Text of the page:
Fugitives at Vancouver Folk Music Festival

Vancouver Folk Music Festival Panorama
Originally uploaded by Astro Guy

Any event that starts off with a 400 meter race with birkenstocks, backpacks, blankets, and baby buggies, and ends with an african-beats dance party lit by the stars and a lantern procession is guaranteed to be a good time.

I kicked off the Vancouver Folk Festival on Saturday by taking part in the Birkenstock Shuffle – an impromptu race that begins when the gates open at 9:30 am and masses spill into the festival grounds. The goal: getting to the area in front of the main stage as fast as possible, so you can throw down a blanket or tarp and reserve your small area for the evening concert. I had to push a few old ladies out of my way, but I managed to secure a pretty sweet spot.

The festival this year was awesome. Great weather, great music, and lots of hippy dancing. It was a real scorcher, and I got a great sandal tan. Luckily, the the venue for the Folk Fest is right next to Jericho Beach, so we were able to take a break in the afternoon for a a quick plunge into the cool water of English Bay.

This year’s highlight was discovering the Fugitives – an East Van band with 2 spoken word poets, lead singer on accordion, banjo player, and violinist. I was really impressed with the lyrics, the catchy music, and their abundant energy. I’ve had the privilege of seeing one of the poets, Brendan McLeod, perform at a poetry slam at Café Deux Soleils before, and he rocked my socks. You can listen to their songs and download a few songs or watch a video on YouTube. And if you are lucky enough to be in Winnipeg in July, they will be performing at the Winnipeg Fringe Festival. Definitely check them out, I can almost guarantee an awesome performance. Barbara Adler, the other poet in the group, is also writing a Fringe blog for CBC.

So, I loved the Fugitives on their own, but the most spectacular performance I saw was when the Fugitives were on stage with Hawskley Workman and Ndidi Onukwulu. Everyone was jamming and improvising. Amazing stuff. I also got to see Brendan and Barbara do some spoken word, which was awesome. Other artists I liked: The Wailin’ Jennys (sweet, sweet voices), Geoff Berner (I love accordions), Utah Phillips (the man’s a folk legend and living encyclopedia), and Kutapira (high energy drumming).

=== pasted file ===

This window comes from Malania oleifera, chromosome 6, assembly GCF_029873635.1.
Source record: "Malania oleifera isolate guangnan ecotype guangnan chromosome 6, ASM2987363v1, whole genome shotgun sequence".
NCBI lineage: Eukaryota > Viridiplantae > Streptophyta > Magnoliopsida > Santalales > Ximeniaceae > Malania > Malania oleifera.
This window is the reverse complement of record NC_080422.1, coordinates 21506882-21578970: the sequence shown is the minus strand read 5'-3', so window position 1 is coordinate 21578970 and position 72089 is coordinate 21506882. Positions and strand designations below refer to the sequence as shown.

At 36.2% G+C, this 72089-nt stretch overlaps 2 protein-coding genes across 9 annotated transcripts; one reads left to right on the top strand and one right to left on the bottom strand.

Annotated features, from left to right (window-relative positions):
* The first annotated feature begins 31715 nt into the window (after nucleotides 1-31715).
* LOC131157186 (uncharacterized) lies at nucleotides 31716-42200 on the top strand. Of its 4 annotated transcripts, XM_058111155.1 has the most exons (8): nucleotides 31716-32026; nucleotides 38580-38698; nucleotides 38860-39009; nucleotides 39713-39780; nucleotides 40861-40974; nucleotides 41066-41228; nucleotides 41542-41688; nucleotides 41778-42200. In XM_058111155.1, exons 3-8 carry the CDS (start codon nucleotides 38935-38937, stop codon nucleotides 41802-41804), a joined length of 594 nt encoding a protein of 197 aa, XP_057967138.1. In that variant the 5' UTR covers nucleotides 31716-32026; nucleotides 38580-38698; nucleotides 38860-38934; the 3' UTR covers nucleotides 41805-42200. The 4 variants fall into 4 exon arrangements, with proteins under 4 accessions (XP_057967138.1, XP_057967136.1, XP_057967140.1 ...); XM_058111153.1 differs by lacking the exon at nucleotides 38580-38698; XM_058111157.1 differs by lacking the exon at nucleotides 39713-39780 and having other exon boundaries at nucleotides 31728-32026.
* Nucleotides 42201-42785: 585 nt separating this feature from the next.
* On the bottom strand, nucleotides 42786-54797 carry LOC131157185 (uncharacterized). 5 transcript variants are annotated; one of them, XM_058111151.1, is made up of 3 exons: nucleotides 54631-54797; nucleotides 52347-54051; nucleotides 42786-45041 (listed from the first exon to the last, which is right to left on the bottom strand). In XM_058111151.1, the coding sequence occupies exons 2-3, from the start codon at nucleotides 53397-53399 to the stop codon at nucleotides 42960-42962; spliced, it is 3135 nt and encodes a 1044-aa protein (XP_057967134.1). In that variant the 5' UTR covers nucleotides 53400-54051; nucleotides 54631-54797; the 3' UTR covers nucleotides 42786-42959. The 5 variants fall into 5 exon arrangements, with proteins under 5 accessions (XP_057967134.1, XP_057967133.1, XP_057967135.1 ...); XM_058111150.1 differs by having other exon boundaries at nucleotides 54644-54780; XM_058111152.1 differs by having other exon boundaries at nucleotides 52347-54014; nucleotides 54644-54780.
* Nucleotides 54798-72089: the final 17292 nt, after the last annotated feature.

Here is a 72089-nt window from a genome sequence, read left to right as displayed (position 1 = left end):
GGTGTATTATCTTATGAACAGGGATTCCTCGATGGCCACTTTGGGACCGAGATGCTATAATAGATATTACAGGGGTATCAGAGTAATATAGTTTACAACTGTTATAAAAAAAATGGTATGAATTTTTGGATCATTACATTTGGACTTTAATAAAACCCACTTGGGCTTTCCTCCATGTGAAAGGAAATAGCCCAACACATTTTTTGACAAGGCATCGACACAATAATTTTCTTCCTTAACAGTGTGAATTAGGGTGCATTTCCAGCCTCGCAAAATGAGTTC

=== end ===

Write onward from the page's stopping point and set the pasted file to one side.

More pics from Astro Guy, because I forgot my camera.


  1. Dad writes
    Sounds like you had a good time. I was talking to Jimmy Grabowski, the keyboard guy who took my place in “Revival” and apparently his son is on tour with a band called Sick City. See if you can listen to any of their music and tell me what you think. They’ve just been signed to a record label. They write all their own material.


  2. Accordian
    You love accordian music???? Why didn’t you say so sooner, you could have taken accordian lessons (like all good Ukrainian boy in my era) instead of piano lessons. We just gave Dad’s accordian to Kerry, who claimed it out of the garage sale pile. Perhaps she likes accordian music too! Is the good old accordian making a comeback?


    • Re: Accordian
      I think every stage we watched at the Folk Festival had at least one accordion (banjos were also popular).
      You mean I could have learned to play the accordion instead of piano? That would have been so much cooler (although I probably wouldn’t have thought so at the time).


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